If you're looking for some similar tools to help your kid with anger, this list is for you. I also checked in with New York family therapist, Licensed Clinical Social Worker, and mom, Marina Lenderman to get some expert advice. Lenderman says that "anger is a complex emotion which is commonly expected to present itself as violent behavior." She explains that anger can also be directed inward and some children may be extra hard on themselves when they're angry, which is another reason why it's beneficial for kids to have some anger outlets, like these.
OK, I might be biased because I work in fitness, but there is nothing better than letting your frustrations out with a good sweat. I tell my son if he needs to let it out, he can do some burpees (my kid loves burpees for some reason) or jumping jacks, push-ups, etc. If you have a yard, you can have them run some laps. Whatever they want to do, let them do it. This redirects their attention and lets them focus on something productive instead destructive while letting out those angry emotions.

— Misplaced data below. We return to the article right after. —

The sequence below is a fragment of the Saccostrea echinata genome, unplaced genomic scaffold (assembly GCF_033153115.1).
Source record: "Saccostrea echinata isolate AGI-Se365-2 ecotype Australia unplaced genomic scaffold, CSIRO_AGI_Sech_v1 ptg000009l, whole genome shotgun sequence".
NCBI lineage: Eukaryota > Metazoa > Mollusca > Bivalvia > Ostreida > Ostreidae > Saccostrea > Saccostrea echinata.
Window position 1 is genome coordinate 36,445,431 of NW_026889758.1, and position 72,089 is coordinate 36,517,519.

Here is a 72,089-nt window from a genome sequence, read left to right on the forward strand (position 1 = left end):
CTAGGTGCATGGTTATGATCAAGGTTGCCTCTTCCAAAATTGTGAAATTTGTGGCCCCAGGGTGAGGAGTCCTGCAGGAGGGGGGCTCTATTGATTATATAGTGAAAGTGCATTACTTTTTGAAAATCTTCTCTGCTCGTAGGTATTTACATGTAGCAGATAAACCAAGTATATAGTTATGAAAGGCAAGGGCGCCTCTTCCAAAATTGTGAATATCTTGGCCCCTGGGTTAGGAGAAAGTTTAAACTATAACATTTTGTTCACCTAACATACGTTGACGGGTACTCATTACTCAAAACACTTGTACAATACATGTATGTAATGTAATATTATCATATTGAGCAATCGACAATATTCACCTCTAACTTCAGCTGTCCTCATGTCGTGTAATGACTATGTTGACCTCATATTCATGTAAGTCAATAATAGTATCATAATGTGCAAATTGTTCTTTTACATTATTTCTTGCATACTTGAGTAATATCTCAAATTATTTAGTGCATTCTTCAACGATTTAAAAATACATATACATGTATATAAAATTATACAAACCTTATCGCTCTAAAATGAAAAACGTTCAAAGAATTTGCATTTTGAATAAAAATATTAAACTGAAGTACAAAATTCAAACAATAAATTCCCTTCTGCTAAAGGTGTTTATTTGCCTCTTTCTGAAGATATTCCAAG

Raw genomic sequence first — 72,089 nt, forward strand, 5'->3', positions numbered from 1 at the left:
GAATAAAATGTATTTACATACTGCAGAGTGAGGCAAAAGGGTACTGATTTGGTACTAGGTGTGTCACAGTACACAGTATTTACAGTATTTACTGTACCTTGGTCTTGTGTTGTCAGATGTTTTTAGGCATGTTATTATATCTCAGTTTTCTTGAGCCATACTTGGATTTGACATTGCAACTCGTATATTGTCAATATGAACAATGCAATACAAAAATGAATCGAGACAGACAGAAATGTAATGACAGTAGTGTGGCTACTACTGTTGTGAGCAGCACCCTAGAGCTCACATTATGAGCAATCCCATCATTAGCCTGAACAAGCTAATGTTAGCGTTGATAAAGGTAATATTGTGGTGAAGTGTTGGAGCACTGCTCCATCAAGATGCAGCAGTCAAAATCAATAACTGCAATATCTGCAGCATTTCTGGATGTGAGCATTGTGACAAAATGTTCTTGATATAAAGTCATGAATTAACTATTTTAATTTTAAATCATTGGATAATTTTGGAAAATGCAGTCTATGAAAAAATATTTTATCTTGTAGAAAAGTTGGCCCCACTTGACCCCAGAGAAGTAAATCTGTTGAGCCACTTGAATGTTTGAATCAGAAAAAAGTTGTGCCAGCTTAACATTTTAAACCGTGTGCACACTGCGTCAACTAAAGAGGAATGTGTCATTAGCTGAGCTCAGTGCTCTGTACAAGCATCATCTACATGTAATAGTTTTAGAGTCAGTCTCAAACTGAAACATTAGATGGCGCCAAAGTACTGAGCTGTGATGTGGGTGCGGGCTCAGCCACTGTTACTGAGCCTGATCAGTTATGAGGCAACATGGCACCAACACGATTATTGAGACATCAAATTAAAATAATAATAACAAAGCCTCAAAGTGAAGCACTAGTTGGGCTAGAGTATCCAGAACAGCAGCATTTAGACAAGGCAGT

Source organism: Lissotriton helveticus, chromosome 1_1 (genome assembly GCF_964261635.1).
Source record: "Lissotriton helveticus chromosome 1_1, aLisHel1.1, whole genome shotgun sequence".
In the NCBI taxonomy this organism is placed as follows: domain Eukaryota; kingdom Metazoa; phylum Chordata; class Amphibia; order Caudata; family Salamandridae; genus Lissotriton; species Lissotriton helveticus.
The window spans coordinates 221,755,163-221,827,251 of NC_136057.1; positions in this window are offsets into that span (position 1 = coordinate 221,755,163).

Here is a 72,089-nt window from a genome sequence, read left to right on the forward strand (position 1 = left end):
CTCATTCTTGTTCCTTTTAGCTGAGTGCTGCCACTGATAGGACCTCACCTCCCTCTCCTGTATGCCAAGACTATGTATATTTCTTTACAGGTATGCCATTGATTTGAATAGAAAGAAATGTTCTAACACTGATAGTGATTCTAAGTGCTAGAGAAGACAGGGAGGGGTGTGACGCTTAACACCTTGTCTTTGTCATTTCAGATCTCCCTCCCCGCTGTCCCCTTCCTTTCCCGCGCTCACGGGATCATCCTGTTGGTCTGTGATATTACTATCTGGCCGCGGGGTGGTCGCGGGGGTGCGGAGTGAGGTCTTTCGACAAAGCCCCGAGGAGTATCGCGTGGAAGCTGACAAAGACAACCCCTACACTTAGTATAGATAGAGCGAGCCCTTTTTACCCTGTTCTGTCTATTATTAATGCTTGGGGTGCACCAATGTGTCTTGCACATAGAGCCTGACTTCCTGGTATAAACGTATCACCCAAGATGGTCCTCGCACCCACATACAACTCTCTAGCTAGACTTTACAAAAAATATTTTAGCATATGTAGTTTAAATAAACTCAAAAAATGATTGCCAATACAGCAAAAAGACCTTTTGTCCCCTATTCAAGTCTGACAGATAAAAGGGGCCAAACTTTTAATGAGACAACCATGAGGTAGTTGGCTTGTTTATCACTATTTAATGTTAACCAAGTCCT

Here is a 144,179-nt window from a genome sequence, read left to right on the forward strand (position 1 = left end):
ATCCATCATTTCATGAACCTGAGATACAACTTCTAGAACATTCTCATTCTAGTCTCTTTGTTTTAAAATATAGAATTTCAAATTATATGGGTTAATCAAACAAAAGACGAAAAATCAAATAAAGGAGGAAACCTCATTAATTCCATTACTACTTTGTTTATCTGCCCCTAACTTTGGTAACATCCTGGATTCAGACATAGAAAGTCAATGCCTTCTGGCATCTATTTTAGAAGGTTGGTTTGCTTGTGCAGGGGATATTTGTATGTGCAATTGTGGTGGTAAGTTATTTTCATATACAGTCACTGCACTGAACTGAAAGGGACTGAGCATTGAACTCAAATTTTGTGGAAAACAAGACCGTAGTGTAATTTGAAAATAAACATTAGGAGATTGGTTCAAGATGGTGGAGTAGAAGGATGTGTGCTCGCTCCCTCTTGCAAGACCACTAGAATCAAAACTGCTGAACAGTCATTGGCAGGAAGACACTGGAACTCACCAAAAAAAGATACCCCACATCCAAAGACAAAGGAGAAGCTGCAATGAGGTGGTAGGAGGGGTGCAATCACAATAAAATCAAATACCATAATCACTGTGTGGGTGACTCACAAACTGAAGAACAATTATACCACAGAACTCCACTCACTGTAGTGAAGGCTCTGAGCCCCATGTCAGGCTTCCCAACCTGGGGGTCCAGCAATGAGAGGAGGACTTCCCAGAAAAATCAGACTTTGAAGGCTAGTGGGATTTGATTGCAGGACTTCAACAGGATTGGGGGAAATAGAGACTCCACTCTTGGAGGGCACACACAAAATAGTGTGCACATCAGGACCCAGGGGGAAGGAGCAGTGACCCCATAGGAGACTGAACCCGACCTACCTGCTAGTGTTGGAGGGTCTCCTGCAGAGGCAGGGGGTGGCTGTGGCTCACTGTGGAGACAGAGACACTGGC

In our house, we have angry harmonicas, angry guitar playing, and a cat keyboard that meows when you press the keys, so there's a lot of acts to this angry one-man show. I mean, if you think about it, some of the greatest melodies have been born out of some intense feelings, right?
If you have a little creator on your hands, why not encourage them to take out their frustrations with some paint — I know, that sounds messy. But, Lenderman says some kids may not be able to communicate their anger and may "communicate through art or using objects such as toys to express themselves. Encourage your child to express the intensity of the anger and what caused them to feel that way. Do not try to talk them out of feeling angry."
Reading is a great way to escape. If your kid is a reader, or even if they aren't usually inclined to reading, you can offer them some books to help them cool down.